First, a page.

Drama: chancellor talk swirls as Ray Rodrigues exits reelection campaign; replacement anointed

by | Jun 16, 2022

TALLAHASSEE — State Sen. Ray Rodrigues, an Estero Republican who is one of the chamber’s GOP leaders, said Wednesday will not seek reelection, and Gov. Ron DeSantis quickly backed another candidate who launched a bid for the Southwest Florida district.

DeSantis on Wednesday tweeted his endorsement of Lee County Republican Party Chairman Jonathan Martin, a personal injury attorney. Martin opened a campaign account Wednesday, according to the Florida Division of Elections website. DeSantis called Martin “a conservative fighter” and threw his support behind the local party official.

“I want to thank Senator Rodrigues … for his service to Florida. I wish him well in his future endeavors,” DeSantis tweeted. “Jonathan Martin is a conservative fighter for Southwest Florida. I am pleased to support him for Senate District 33. He will be a strong ally for our agenda.”

Martin also received backing from outgoing Senate President Wilton Simpson, R-Trilby, as well as Simpson’s incoming replacement Sen. Kathleen Passidomo, R-Naples. Simpson and Passidomo released a joint statement along with Wauchula Republican Sen. Ben Albritton, who is expected to become Senate President in 2024.

“Jonathan Martin has been on the front lines in the fight for our shared conservative values for 20 years, from growing our party to standing up for our freedom,” the joint statement said.

The statement also appeared to provide a hint of what’s to come for Rodrigues, amid swirling speculation Wednesday about whether he will be tapped to take over as chancellor of the state’s university system.

“We are so pleased for the opportunity (Rodrigues) has to further ensure world class education opportunities for our students and look forward to his continued success,” the joint statement said.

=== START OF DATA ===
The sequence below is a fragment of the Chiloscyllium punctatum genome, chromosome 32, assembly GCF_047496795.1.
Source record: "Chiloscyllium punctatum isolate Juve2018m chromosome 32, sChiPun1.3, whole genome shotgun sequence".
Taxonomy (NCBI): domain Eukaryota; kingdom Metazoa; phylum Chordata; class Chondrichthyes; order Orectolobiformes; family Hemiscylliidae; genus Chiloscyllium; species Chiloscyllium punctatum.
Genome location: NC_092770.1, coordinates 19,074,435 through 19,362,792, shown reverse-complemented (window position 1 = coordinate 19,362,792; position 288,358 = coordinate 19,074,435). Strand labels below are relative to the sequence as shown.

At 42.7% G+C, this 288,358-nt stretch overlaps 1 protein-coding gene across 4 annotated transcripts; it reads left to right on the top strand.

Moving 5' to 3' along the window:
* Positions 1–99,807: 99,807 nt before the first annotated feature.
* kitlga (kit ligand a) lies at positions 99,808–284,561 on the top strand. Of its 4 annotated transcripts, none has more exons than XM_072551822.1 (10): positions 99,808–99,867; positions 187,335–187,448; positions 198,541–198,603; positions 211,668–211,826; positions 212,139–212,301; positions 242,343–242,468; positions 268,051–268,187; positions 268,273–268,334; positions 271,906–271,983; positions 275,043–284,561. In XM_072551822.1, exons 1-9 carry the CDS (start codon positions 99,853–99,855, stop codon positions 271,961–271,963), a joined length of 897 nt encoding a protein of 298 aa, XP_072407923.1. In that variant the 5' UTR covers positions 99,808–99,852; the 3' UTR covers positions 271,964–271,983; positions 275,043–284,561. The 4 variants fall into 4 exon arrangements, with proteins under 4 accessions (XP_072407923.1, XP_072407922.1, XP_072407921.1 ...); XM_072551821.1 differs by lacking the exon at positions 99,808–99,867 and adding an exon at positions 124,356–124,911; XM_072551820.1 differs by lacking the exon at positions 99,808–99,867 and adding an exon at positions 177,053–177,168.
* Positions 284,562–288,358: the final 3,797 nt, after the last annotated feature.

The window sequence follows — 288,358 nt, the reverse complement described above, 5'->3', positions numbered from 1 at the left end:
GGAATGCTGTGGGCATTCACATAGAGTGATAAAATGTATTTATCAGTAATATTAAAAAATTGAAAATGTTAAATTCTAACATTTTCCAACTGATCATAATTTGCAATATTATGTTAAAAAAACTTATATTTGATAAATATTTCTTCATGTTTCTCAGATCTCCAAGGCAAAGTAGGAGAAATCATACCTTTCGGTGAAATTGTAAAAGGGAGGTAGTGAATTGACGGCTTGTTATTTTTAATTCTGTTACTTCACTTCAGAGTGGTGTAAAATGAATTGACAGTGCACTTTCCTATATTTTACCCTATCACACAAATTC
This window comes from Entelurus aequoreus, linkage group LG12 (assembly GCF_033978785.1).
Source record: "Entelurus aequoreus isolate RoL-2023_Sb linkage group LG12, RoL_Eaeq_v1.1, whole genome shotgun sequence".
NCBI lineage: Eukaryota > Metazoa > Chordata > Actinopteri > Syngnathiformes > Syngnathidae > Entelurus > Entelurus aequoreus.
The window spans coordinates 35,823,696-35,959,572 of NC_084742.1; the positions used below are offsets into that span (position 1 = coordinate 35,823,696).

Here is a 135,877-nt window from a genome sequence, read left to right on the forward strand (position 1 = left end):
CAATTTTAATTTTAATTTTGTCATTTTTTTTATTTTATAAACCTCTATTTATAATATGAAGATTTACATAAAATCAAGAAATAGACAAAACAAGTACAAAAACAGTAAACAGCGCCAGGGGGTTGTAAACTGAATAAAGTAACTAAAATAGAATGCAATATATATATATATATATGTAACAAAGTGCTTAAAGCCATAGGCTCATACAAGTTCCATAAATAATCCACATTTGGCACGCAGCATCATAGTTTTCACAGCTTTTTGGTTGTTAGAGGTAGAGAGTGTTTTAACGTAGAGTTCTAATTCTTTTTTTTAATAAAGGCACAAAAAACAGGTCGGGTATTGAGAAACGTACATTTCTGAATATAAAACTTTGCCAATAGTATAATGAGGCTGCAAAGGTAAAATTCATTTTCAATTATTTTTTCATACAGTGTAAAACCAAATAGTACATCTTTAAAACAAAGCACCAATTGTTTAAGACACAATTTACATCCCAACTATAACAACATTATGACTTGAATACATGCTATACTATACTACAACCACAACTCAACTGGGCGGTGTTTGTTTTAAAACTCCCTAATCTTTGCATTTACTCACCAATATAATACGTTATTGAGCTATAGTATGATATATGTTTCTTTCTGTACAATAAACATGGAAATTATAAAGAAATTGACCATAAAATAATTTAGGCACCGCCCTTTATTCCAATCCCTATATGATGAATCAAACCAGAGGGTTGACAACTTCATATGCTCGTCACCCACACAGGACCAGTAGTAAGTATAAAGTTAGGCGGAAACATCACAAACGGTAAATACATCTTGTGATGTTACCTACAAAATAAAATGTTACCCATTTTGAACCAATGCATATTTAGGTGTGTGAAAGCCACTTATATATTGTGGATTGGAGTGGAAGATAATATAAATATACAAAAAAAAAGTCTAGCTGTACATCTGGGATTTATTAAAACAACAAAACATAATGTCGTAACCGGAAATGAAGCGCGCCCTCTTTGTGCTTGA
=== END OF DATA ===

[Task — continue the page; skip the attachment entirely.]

Rodrigues did not respond to a question seeking confirmation that he is in the running to replace Marshall Criser, who currently is chancellor of the university system. Criser has held the position since 2014.

A spokeswoman for the state university system’s Board of Governors did not respond to questions about whether Criser plans to step down from the role.

Rodrigues, an Estero Republican who served in the House for eight years prior to his election to the Senate in 2020, was one of Simpson’s top lieutenants since joining the upper chamber.

Rodrigues has made an imprint on the state’s higher-education system through legislation he has pushed over the past few years.

For example, Rodrigues was the Senate sponsor of a 2021 measure, signed into law by DeSantis, that requires colleges and universities to conduct surveys gauging “intellectual freedom and viewpoint diversity” on campus.

During the 2022 legislative session, Rodrigues was a sponsor of a controversial higher-education measure (SB 7044) that allows the state university system’s Board of Governors to create a new system of reviewing professors’ tenure.

Another part of this year’s higher-education law will significantly alter the way state colleges and universities are accredited, by forcing the institutions to change accrediting agencies at the end of each accreditation cycle.

Both laws were opposed by the United Faculty of Florida, the statewide union representing college and university professors.

Rodrigues has taken on other high-profile tasks in the Legislature, including serving as chairman of the Senate Reapportionment Committee this year. In that role, Rodrigues oversaw the once-a-decade redistricting process.

During his time in the House, Rodrigues also was a key player in crafting Florida’s medical marijuana laws, advocating for strict regulation of the state’s cannabis industry.

Rodrigues on Wednesday also backed Martin as his potential replacement.

“Serving the people of SWFL in the Senate has been an absolute honor, and I look forward to what’s next,” Rodrigues said in a prepared statement. “Jonathan has the best interest of Florida families at heart, and I know he will continue to fight for our shared conservative values in the Florida Senate.”


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